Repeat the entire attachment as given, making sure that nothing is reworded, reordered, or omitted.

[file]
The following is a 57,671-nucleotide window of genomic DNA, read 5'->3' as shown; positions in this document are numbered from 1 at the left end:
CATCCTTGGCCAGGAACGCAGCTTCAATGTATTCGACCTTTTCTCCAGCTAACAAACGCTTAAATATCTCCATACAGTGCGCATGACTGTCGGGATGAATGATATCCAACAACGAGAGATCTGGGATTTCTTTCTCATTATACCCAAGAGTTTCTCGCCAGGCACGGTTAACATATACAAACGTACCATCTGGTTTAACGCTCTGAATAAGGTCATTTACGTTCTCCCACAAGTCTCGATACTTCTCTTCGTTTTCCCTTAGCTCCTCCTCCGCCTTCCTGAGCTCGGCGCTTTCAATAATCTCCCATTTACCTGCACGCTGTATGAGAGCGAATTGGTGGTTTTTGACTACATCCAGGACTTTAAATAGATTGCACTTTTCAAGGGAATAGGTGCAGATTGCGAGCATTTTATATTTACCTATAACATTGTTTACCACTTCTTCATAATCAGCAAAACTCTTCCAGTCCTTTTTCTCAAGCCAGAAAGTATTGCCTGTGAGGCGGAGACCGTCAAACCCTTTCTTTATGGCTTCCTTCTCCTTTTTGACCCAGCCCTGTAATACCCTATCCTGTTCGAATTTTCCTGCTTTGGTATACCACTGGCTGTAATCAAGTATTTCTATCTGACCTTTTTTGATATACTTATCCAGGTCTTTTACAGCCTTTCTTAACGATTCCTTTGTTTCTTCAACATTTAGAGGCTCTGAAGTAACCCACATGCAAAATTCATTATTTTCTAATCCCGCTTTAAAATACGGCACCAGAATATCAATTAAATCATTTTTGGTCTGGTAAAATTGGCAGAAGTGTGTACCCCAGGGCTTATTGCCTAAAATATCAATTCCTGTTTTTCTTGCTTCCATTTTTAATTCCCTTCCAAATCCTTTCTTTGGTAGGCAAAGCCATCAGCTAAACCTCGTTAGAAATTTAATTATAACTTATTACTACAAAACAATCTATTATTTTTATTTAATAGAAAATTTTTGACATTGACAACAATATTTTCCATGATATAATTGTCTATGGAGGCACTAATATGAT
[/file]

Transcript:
The following is a 57,671-nucleotide window of genomic DNA, read 5'->3' as shown; positions in this document are numbered from 1 at the left end:
CATCCTTGGCCAGGAACGCAGCTTCAATGTATTCGACCTTTTCTCCAGCTAACAAACGCTTAAATATCTCCATACAGTGCGCATGACTGTCGGGATGAATGATATCCAACAACGAGAGATCTGGGATTTCTTTCTCATTATACCCAAGAGTTTCTCGCCAGGCACGGTTAACATATACAAACGTACCATCTGGTTTAACGCTCTGAATAAGGTCATTTACGTTCTCCCACAAGTCTCGATACTTCTCTTCGTTTTCCCTTAGCTCCTCCTCCGCCTTCCTGAGCTCGGCGCTTTCAATAATCTCCCATTTACCTGCACGCTGTATGAGAGCGAATTGGTGGTTTTTGACTACATCCAGGACTTTAAATAGATTGCACTTTTCAAGGGAATAGGTGCAGATTGCGAGCATTTTATATTTACCTATAACATTGTTTACCACTTCTTCATAATCAGCAAAACTCTTCCAGTCCTTTTTCTCAAGCCAGAAAGTATTGCCTGTGAGGCGGAGACCGTCAAACCCTTTCTTTATGGCTTCCTTCTCCTTTTTGACCCAGCCCTGTAATACCCTATCCTGTTCGAATTTTCCTGCTTTGGTATACCACTGGCTGTAATCAAGTATTTCTATCTGACCTTTTTTGATATACTTATCCAGGTCTTTTACAGCCTTTCTTAACGATTCCTTTGTTTCTTCAACATTTAGAGGCTCTGAAGTAACCCACATGCAAAATTCATTATTTTCTAATCCCGCTTTAAAATACGGCACCAGAATATCAATTAAATCATTTTTGGTCTGGTAAAATTGGCAGAAGTGTGTACCCCAGGGCTTATTGCCTAAAATATCAATTCCTGTTTTTCTTGCTTCCATTTTTAATTCCCTTCCAAATCCTTTCTTTGGTAGGCAAAGCCATCAGCTAAACCTCGTTAGAAATTTAATTATAACTTATTACTACAAAACAATCTATTATTTTTATTTAATAGAAAATTTTTGACATTGACAACAATATTTTCCATGATATAATTGTCTATGGAGGCACTAATATGAT